I had intended my recent discourse on art and life as represented by the Biennale to be my only comment. There are so many other outlandish things which deserve to be brought forward for class discussion.
But a wander down via Garibaldi showed that there is an innocent, unoffending part of the neighborhood which has been artified by means of the incantatory power of the by-now impenetrable language of art. A newcomer identified as “Scatiggio” has chosen to chance his arm by decorating some store windows with brief descriptions of their merchants as artists and/or the merchandise as art.
This doesn’t mean that the thing described is art, but that it is intended to be regarded as art due to its (hopefully) convincing description. There is a case to be made that naming something gives it reality, but this isn’t the time or place to make it.
As a lover of language, and a huge fan of intelligent and original thought, all this seriously slowed me down on my way home from the post office.
I present for your consideration a few examples of this, um, art. And by the way, do not suppose that my disparagement of these shenanigans is due to ignorance. It seems to be a human tendency to ascribe power to inanimate objects — a case could be made for comparing tree-worship to calling pet-store wares “art.” Smart people for centuries believed that the drug-induced ravings of probably vitamin-deficient women, or the incoherent monologues of the mentally ill, were the utterances of gods. Otherwise well-balanced people have always been easy to seduce by the extraordinary assertions of snake-oil or diet-pill salesmen, and to believe all sorts of hoaxes ranging from the Fiji mermaid to dihydrogen monoxide.
People are susceptible in part because they believe that words mean something. Peasants! In the case of Scatiggio we have someone for whom English is not his first language using language to convince us that everyday commodities are art. This is by now a given in the world of art — nothing new here. But if, as the window of the tobacco-shop states, there might not be any boundaries dividing art and reality, it’s even clearer that the boundaries that keep language and thought in their proper relationship have become unreliable. Wow. Just when you thought things couldn’t get worse.
This isn’t such a hard game to play. Here are some of my own efforts, and I donate them to the stores that Scatiggio missed, or ignored. There are loads more, but while art may be long, life is short.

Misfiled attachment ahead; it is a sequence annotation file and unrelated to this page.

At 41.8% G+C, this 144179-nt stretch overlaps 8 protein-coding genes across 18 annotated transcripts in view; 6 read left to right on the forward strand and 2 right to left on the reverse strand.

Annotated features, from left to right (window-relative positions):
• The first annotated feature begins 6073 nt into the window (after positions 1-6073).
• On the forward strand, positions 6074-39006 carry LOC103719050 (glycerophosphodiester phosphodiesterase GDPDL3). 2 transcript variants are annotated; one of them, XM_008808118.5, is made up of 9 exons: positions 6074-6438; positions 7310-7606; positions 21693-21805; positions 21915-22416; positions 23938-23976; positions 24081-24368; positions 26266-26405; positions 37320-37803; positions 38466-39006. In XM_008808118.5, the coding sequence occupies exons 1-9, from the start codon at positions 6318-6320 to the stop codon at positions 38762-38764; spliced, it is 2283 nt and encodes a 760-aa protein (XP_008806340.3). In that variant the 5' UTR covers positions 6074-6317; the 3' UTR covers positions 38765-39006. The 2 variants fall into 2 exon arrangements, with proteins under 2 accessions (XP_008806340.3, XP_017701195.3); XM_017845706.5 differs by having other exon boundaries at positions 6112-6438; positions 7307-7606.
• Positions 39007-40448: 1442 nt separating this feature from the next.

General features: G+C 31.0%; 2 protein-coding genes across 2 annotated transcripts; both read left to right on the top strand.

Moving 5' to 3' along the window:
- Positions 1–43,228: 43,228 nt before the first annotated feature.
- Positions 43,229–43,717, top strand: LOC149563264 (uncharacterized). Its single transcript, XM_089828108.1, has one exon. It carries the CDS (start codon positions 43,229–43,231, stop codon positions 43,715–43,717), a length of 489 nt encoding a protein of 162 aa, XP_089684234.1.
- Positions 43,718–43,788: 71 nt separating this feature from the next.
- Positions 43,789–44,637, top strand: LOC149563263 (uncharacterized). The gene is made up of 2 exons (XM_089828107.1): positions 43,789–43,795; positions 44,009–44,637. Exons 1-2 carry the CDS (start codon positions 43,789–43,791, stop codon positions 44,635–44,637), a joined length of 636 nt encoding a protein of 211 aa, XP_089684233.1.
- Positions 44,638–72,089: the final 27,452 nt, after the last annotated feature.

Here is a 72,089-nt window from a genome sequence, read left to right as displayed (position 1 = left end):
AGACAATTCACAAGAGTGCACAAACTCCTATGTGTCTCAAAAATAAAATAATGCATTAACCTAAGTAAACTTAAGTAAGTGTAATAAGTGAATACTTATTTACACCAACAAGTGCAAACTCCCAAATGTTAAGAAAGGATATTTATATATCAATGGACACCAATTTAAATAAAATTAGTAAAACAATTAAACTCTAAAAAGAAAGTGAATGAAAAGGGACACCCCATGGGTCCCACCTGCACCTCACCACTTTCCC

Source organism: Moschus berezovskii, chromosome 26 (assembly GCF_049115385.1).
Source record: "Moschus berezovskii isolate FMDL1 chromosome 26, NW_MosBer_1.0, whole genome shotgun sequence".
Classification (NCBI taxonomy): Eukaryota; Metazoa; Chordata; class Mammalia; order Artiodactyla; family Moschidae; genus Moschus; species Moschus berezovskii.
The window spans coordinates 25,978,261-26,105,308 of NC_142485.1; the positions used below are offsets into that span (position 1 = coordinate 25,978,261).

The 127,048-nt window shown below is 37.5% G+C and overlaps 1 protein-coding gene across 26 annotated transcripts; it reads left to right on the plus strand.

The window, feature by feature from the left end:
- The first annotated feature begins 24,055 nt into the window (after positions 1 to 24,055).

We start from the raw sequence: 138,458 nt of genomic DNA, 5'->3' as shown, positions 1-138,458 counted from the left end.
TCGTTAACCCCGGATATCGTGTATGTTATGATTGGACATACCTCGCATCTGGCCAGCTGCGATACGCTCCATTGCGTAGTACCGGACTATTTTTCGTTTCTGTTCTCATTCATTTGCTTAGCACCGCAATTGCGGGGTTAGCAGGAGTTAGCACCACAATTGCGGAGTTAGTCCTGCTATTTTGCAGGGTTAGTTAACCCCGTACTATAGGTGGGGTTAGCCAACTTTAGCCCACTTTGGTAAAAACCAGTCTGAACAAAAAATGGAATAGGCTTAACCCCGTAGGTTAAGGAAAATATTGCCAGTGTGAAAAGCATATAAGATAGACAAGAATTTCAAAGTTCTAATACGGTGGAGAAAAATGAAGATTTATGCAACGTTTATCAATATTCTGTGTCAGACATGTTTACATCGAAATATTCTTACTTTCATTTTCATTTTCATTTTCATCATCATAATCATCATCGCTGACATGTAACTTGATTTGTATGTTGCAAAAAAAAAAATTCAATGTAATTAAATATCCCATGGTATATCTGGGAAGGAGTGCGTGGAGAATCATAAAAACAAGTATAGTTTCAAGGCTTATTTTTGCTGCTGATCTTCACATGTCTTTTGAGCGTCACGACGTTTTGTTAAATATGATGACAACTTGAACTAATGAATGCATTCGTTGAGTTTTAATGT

ALBERTO BATTISTEL, butcher. Mixed media: mammal muscle, blood, gristle, grease, waxed paper, steel
At the nexus of life and death, the implacability of knives and money slaughters the fate of generations.
MANUELA PITTERI, cafe owner. Mixed media: coffee, wheat, sugar, chocolate, milk
Essence of mountain soil, murdered beans of darkling aroma are resurrected in the elemental violence of water and fire, transformed from silent plant to music in humanity’s venous meanders.
E FIE, wine store. Mixed media: Grapes, water, plastic, glass
The vine submits to the fervor of fermentation, sacrificing sugar, soaking in its own lymph. How can joy and tears spring from the same tumultuous root, secret subjugation of sense and cogitation, and time relent only to destroy memory?
THE NEWSSTAND. Mixed media: cellulose, ink, vinyl, pigments, surfactants
Screaming paper, the multiple dimensions of life reduced to thin sheets of tree fiber, smeared with cruel dyes, and eager, jaws agape, for miniscule curiosity to enter its monstrous maw, consumed in the ephemeral tragedies of unceasing night and day.
Hey, this is fun. It’s even better than haiku — I don’t have to worry about grammar or meaning. It’s like playing Scrabble inventing words with whatever tiles you’ve got left. Maybe I’ll try it in Turkish next.
I’m going to stop now. I realize that I have left untilled great greenswards of fertile fields of potential: The post office, the barber, the dry cleaner, the jewelry store, the pharmacy, the cell-phone-and-computer shop, the doctor’s office….
But art has to go home now, because I’ve got to clean the bathroom and finish the ironing.